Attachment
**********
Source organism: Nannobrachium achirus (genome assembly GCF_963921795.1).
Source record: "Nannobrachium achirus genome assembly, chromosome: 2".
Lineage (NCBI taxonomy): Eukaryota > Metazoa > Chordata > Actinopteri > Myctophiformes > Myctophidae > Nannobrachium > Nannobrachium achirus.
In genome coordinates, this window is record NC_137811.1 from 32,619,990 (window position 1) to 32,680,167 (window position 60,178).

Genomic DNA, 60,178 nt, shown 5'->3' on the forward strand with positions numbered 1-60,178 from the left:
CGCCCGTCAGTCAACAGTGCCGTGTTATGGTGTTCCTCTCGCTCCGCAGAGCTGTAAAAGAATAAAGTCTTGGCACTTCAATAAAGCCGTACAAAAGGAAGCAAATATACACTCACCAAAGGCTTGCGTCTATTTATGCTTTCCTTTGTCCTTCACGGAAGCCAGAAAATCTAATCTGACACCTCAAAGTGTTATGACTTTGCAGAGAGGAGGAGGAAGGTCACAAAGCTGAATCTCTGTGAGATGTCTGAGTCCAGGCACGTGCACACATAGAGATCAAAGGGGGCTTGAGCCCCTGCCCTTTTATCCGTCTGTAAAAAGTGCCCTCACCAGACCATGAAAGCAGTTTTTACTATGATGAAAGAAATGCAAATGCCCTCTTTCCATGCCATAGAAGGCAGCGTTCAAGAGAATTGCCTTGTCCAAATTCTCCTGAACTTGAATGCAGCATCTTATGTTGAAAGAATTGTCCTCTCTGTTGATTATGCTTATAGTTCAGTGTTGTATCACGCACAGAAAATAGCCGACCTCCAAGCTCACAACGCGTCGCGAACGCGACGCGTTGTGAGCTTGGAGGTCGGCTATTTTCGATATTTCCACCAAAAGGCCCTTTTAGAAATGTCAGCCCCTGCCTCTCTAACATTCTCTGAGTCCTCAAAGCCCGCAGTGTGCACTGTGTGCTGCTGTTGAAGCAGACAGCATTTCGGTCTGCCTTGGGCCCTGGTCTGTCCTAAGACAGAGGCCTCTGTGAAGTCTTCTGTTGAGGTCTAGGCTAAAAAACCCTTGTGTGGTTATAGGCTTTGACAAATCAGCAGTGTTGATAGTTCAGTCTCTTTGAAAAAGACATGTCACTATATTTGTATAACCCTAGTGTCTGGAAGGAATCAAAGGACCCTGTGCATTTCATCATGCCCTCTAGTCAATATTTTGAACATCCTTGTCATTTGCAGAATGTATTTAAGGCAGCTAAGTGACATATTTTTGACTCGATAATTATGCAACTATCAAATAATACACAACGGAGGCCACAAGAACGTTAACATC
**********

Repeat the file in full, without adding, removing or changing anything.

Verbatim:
Source organism: Nannobrachium achirus (genome assembly GCF_963921795.1).
Source record: "Nannobrachium achirus genome assembly, chromosome: 2".
Lineage (NCBI taxonomy): Eukaryota > Metazoa > Chordata > Actinopteri > Myctophiformes > Myctophidae > Nannobrachium > Nannobrachium achirus.
In genome coordinates, this window is record NC_137811.1 from 32,619,990 (window position 1) to 32,680,167 (window position 60,178).

Genomic DNA, 60,178 nt, shown 5'->3' on the forward strand with positions numbered 1-60,178 from the left:
CGCCCGTCAGTCAACAGTGCCGTGTTATGGTGTTCCTCTCGCTCCGCAGAGCTGTAAAAGAATAAAGTCTTGGCACTTCAATAAAGCCGTACAAAAGGAAGCAAATATACACTCACCAAAGGCTTGCGTCTATTTATGCTTTCCTTTGTCCTTCACGGAAGCCAGAAAATCTAATCTGACACCTCAAAGTGTTATGACTTTGCAGAGAGGAGGAGGAAGGTCACAAAGCTGAATCTCTGTGAGATGTCTGAGTCCAGGCACGTGCACACATAGAGATCAAAGGGGGCTTGAGCCCCTGCCCTTTTATCCGTCTGTAAAAAGTGCCCTCACCAGACCATGAAAGCAGTTTTTACTATGATGAAAGAAATGCAAATGCCCTCTTTCCATGCCATAGAAGGCAGCGTTCAAGAGAATTGCCTTGTCCAAATTCTCCTGAACTTGAATGCAGCATCTTATGTTGAAAGAATTGTCCTCTCTGTTGATTATGCTTATAGTTCAGTGTTGTATCACGCACAGAAAATAGCCGACCTCCAAGCTCACAACGCGTCGCGAACGCGACGCGTTGTGAGCTTGGAGGTCGGCTATTTTCGATATTTCCACCAAAAGGCCCTTTTAGAAATGTCAGCCCCTGCCTCTCTAACATTCTCTGAGTCCTCAAAGCCCGCAGTGTGCACTGTGTGCTGCTGTTGAAGCAGACAGCATTTCGGTCTGCCTTGGGCCCTGGTCTGTCCTAAGACAGAGGCCTCTGTGAAGTCTTCTGTTGAGGTCTAGGCTAAAAAACCCTTGTGTGGTTATAGGCTTTGACAAATCAGCAGTGTTGATAGTTCAGTCTCTTTGAAAAAGACATGTCACTATATTTGTATAACCCTAGTGTCTGGAAGGAATCAAAGGACCCTGTGCATTTCATCATGCCCTCTAGTCAATATTTTGAACATCCTTGTCATTTGCAGAATGTATTTAAGGCAGCTAAGTGACATATTTTTGACTCGATAATTATGCAACTATCAAATAATACACAACGGAGGCCACAAGAACGTTAACATC